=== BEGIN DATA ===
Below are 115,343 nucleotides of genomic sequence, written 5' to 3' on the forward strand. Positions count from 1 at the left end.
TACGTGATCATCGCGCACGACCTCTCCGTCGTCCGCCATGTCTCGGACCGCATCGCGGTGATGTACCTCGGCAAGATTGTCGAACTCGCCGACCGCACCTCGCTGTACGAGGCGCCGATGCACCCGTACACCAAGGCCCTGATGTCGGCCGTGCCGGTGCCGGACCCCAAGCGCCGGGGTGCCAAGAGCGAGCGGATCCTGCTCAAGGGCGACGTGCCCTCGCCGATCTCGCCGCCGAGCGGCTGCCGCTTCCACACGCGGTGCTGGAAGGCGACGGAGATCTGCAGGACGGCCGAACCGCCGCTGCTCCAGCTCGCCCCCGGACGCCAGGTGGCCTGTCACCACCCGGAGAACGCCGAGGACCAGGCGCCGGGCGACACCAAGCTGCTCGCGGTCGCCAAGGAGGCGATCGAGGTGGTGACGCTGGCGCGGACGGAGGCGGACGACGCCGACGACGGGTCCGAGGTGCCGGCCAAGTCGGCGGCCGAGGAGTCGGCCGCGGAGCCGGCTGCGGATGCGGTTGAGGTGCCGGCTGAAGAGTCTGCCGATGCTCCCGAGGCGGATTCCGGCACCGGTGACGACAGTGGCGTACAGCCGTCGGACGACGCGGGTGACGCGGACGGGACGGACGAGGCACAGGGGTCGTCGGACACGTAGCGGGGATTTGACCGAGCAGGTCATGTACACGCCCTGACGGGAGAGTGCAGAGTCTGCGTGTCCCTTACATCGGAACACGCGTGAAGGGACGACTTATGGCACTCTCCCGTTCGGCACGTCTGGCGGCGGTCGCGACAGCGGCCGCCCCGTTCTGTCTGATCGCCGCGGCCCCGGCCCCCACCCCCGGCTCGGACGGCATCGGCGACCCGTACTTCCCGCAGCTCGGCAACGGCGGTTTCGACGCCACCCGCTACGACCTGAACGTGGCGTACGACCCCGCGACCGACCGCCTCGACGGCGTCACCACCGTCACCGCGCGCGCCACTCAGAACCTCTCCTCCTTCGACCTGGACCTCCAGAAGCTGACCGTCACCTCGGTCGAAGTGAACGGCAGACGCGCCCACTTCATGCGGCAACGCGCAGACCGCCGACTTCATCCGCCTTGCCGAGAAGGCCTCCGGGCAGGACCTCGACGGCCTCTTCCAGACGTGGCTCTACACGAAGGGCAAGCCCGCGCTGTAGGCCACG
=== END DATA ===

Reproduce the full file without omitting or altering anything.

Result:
Below are 115,343 nucleotides of genomic sequence, written 5' to 3' on the forward strand. Positions count from 1 at the left end.
TACGTGATCATCGCGCACGACCTCTCCGTCGTCCGCCATGTCTCGGACCGCATCGCGGTGATGTACCTCGGCAAGATTGTCGAACTCGCCGACCGCACCTCGCTGTACGAGGCGCCGATGCACCCGTACACCAAGGCCCTGATGTCGGCCGTGCCGGTGCCGGACCCCAAGCGCCGGGGTGCCAAGAGCGAGCGGATCCTGCTCAAGGGCGACGTGCCCTCGCCGATCTCGCCGCCGAGCGGCTGCCGCTTCCACACGCGGTGCTGGAAGGCGACGGAGATCTGCAGGACGGCCGAACCGCCGCTGCTCCAGCTCGCCCCCGGACGCCAGGTGGCCTGTCACCACCCGGAGAACGCCGAGGACCAGGCGCCGGGCGACACCAAGCTGCTCGCGGTCGCCAAGGAGGCGATCGAGGTGGTGACGCTGGCGCGGACGGAGGCGGACGACGCCGACGACGGGTCCGAGGTGCCGGCCAAGTCGGCGGCCGAGGAGTCGGCCGCGGAGCCGGCTGCGGATGCGGTTGAGGTGCCGGCTGAAGAGTCTGCCGATGCTCCCGAGGCGGATTCCGGCACCGGTGACGACAGTGGCGTACAGCCGTCGGACGACGCGGGTGACGCGGACGGGACGGACGAGGCACAGGGGTCGTCGGACACGTAGCGGGGATTTGACCGAGCAGGTCATGTACACGCCCTGACGGGAGAGTGCAGAGTCTGCGTGTCCCTTACATCGGAACACGCGTGAAGGGACGACTTATGGCACTCTCCCGTTCGGCACGTCTGGCGGCGGTCGCGACAGCGGCCGCCCCGTTCTGTCTGATCGCCGCGGCCCCGGCCCCCACCCCCGGCTCGGACGGCATCGGCGACCCGTACTTCCCGCAGCTCGGCAACGGCGGTTTCGACGCCACCCGCTACGACCTGAACGTGGCGTACGACCCCGCGACCGACCGCCTCGACGGCGTCACCACCGTCACCGCGCGCGCCACTCAGAACCTCTCCTCCTTCGACCTGGACCTCCAGAAGCTGACCGTCACCTCGGTCGAAGTGAACGGCAGACGCGCCCACTTCATGCGGCAACGCGCAGACCGCCGACTTCATCCGCCTTGCCGAGAAGGCCTCCGGGCAGGACCTCGACGGCCTCTTCCAGACGTGGCTCTACACGAAGGGCAAGCCCGCGCTGTAGGCCACG